Remember I said that the point was to knock over all of the bowling pins. That was what I had thought but as usual I was wrong. Must have been about hallway through the shoot when I overheard one of the group explaining to another that the point was not only to knock over each pin as fast as you could but to knock each pin completely off of the table. Some guys did it sneaky like (actually inadvertently) and hit the table knocking 3-4 or even all five over with one shot. Others hit one pin and it fell spun and knocked over other pins. Those did not count.

On my first try, shooting the 45, I had to reload and wound up getting each with about 8 or 9 shots but that was embarassking (as Popeye would say) so I tried again later with the Beretta 92SB - a gun with which I am much more familiar than I am with my 1911. I gave it two goes with the Beretta. On the first try, with the Beretta, I got all of the pins with 6 shots and my second try with my trustworthy old friend resulted in me getting all five pins off of the table with 5 shots. During that second try shooting the 92SB, I hit one that knocked over another two, I immediately fired at the downed pins and knocked each off of the table with good hits - so they counted. I got all five in something like 6.9 seconds which I am certain is nothing as compared to competitors who shoot this all the time; however, it was good enough to garner me fourth place. I think that game could become addictive and surely would do much to improve the speed of one's shooting.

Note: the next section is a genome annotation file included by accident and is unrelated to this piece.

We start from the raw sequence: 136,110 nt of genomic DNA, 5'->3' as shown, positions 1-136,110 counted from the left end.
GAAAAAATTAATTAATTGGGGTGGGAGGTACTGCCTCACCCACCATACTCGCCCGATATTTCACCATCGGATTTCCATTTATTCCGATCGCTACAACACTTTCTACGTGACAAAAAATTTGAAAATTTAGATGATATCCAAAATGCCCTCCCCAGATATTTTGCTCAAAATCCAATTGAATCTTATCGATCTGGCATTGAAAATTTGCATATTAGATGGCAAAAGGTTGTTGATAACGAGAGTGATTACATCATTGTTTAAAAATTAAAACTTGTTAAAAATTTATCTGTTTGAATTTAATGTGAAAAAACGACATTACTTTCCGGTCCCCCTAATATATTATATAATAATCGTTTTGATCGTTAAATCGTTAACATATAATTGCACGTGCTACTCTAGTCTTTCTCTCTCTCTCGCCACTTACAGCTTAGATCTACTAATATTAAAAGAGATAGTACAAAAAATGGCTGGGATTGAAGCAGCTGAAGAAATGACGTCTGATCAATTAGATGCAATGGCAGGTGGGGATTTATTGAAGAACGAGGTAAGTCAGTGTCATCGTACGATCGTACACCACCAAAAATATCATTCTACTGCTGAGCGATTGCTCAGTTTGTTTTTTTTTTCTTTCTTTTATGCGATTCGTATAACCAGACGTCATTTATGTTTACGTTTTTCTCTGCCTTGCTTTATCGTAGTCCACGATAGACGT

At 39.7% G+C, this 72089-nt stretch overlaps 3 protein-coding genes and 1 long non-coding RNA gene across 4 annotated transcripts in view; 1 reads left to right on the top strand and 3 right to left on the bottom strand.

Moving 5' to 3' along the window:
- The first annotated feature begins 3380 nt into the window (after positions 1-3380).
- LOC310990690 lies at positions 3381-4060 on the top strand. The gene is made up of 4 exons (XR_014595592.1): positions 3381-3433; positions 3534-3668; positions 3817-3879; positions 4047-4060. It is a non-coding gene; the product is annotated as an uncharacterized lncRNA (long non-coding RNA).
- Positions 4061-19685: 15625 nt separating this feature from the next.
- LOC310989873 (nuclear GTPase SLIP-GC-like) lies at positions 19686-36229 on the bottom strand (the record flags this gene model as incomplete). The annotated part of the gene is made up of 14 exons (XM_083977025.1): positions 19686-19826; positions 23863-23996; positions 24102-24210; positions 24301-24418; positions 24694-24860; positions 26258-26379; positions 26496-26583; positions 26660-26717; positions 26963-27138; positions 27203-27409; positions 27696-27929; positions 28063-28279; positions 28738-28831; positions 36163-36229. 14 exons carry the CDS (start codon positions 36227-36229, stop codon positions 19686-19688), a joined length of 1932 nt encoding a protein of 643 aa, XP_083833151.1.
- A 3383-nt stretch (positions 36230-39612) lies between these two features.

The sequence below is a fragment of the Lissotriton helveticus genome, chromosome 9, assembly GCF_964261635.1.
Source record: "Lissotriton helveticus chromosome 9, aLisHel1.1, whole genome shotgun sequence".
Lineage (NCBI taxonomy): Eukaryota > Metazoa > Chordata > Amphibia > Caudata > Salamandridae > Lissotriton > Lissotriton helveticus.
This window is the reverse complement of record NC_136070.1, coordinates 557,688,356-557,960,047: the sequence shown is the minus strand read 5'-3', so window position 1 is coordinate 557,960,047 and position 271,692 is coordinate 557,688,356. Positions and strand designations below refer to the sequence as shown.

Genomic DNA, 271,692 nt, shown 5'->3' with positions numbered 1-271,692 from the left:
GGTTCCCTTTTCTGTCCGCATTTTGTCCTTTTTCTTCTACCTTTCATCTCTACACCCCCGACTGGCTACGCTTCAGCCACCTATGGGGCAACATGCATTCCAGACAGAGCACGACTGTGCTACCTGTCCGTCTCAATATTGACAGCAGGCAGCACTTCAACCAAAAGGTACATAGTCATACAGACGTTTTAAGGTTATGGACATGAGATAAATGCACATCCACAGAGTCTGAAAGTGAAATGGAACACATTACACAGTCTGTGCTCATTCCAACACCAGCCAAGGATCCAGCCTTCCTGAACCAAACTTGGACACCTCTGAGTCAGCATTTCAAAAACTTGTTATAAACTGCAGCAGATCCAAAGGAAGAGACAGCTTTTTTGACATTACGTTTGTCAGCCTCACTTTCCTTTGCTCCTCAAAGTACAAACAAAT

After that it was back to shooting on the pistol range with a break in there for shooting the AK on the shortest rifle range. Brendan fired the AK too but I think only a single mag full of ammo (10 rounds as that is what we can legally own in NY). Then it was right back to the pistols again. To break things up a bit, I brought out the two 22 caliber rifles that I mentioned earlier - the Remington 241 and the Stevens 66B. Brendan also had a little fun with others folks' guns.

Somewhere during the day, Brendan got to fire a full auto Uzi that Ross had brought along. We had more than enough 9mm ammo for him to use in that. I was a little disappointed I did not get to see him do that because I was inside on one of a few trips to the work bench to try to get the bullet out of the Ortgies barrel but such is life. I tried in spurts rather than all at once to give some penetrating oil a chance to work, then pounded away, took a break instead of letting myself get frustrated, tried pounding away again and got it out, then once out let some cleaner do its job and went back in and scrubbed it out with a brush to assure it was nice and clean before giving it a test fire. Oh well, he had fun with the Uzi and had someone shoot a video of him doing it so at least I got to see him blasting away with it on the video.